Here’s where the “modal logic” comes into play. If God is necessary in one possible world, he must exist in all possible worlds—including the actual world, our world. Remember 2+2=4, that truth is necessary in our world and must be true in all possible worlds.

So the “victorious” ontological argument goes: if God exists in a possible world, he will exist in every possible world, including the real one. Or, God possibly exists. Therefore, he must exist.

The logic in Plantinga’s technical wording of the argument makes it airtight.

What are the responses to the ontological argument?

For this argument to make sense to someone, the idea of God must first make sense to them. The argument doesn’t get off the ground if the notion of a maximally great being doesn’t track in their minds.

Of course, we can take other arguments for God’s existence as evidence for God’s possibility. If we do that, we make the argument less than a slam-dunk “proof” of God’s existence and turn it into another argument. Plantinga agrees with the limitation, but his line of reasoning is still persuasive.

We’ve shown something quite substantial: If someone agrees God could exist, they must admit he does exist. If the idea of a maximally great being seems consistent to us, we should accept that God necessarily exists in all possible worlds, including our own.

So, where do atheists and agnostics disagree?

They might say that necessarily existing doesn’t make a maximally great being any greater. Most don’t appear to go that route, but it’s worth mentioning. Others might deny the idea of “modal logic” from the get-go, but few do.

How else? Well, if we restate the argument in its simplest form, “God possibly exists; therefore he must exist,” it becomes obvious: Deniers of the argument argue God cannot possibly exist. If the idea of God is inconsistent or suspect, he does not necessarily exist.

What about a maximally great pizza?

However, many more pseudo-philosophers deny the ontological argument with a wry, dismissive scoff: “My believing in an all-perfect pizza doesn’t make it exist! How can it be so for God?” From the argument’s beginnings in St. Anselm’s Proslogion, a fellow priest named Guanilo responded with a similar argument (using an island as an example instead of pizza).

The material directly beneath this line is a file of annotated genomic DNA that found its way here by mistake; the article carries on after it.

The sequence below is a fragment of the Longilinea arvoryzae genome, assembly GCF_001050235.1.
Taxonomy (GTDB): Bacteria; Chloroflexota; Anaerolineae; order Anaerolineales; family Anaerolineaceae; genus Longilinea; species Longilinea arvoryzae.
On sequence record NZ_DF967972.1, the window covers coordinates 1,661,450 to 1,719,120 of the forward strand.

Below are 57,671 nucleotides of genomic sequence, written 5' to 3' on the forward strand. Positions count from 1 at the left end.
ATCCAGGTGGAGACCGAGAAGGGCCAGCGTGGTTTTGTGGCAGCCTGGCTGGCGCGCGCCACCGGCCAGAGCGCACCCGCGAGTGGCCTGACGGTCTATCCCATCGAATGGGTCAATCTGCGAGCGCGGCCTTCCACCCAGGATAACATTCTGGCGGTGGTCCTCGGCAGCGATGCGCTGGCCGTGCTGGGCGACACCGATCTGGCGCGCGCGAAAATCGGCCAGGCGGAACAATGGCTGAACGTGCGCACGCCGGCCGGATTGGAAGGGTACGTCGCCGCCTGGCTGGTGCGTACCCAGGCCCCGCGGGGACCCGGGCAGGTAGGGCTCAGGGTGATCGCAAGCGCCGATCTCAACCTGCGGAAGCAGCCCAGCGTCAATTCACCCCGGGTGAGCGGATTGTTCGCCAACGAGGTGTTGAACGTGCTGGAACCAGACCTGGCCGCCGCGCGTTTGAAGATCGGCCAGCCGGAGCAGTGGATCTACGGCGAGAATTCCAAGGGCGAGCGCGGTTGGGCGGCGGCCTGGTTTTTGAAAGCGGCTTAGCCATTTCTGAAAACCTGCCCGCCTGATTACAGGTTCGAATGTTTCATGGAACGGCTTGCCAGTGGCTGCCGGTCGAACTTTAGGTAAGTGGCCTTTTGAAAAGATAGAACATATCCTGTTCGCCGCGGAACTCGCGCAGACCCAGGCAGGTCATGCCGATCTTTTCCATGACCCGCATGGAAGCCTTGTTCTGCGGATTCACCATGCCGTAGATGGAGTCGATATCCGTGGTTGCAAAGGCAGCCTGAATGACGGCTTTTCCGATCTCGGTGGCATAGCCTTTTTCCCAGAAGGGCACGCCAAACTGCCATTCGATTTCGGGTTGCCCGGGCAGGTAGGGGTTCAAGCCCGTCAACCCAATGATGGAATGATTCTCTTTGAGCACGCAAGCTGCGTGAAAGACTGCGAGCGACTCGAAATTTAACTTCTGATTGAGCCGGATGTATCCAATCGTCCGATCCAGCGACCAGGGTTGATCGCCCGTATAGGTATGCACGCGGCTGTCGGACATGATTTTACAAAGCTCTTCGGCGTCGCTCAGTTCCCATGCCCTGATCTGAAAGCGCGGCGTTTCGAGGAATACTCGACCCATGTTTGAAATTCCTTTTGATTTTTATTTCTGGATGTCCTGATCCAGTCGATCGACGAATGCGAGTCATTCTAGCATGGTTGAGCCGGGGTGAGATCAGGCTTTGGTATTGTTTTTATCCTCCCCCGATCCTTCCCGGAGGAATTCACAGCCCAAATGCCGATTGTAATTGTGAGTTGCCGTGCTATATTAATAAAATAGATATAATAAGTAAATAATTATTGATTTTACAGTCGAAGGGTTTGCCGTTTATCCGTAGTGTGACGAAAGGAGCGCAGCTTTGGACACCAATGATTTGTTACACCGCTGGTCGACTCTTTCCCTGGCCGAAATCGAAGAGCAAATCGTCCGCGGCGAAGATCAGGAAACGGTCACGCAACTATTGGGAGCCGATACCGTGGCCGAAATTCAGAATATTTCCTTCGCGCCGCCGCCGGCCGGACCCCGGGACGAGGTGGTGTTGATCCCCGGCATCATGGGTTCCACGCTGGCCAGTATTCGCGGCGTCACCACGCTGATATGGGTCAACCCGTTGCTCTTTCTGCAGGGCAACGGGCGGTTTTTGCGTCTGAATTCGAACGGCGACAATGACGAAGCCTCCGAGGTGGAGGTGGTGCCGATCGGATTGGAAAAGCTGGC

The main response to this objection is quite simple: The idea of a maximally great pizza, or island, is incoherent. It’s a bit like an infinitely small pizza, an eternally repeating island, or the babbling of a toddler—incoherent. What makes a maximally great pizza?

Certainly not pineapples, but some might disagree.

See, there’s no objective way to consider the “greatest” pizza.

Arguably, we can objectively consider greatness in the idea of God, unlike pizza or an island.

Is the argument convincing?

Many laypeople hear the argument and believe a semantic sleight of hand has tricked them; alas, that’s one of the argument’s weaknesses. Nevertheless, the argument could compel a few kinds of people, such as a particularly logical individual who has deconstructed their faith and now lives as an agnostic, not an atheist. They might see the logic of the argument, realize they can’t flat-out deny God’s existence, conclude he must be possible, and then come out the other end realizing God must exist.

For many, the ontological argument best serves to strengthen one’s faith. Throughout the centuries, the argument acts primarily to strengthen the resolve of doubting believers. If they think God likely exists, they can be assured he certainly exists.

Dr. William Lane Craig and Dr. J. P. Moreland, two preeminent philosophers and Christian apologists, call this argument a link in the “chainmail” of reasons for belief in God.

The wonders of creation witness to us that God is our all-powerful creator. The ontological argument reflects God’s pure greatness—a commendable, excellent, and praiseworthy thing to meditate on (Philippians 4:8).

Pray with St. Anselm, “Teach me to seek thee, and reveal thyself to me . . . Let me seek thee in longing, let me long for thee in seeking; let me find thee in love and love thee in finding.”

If you seek God, you will find him in every world imaginable.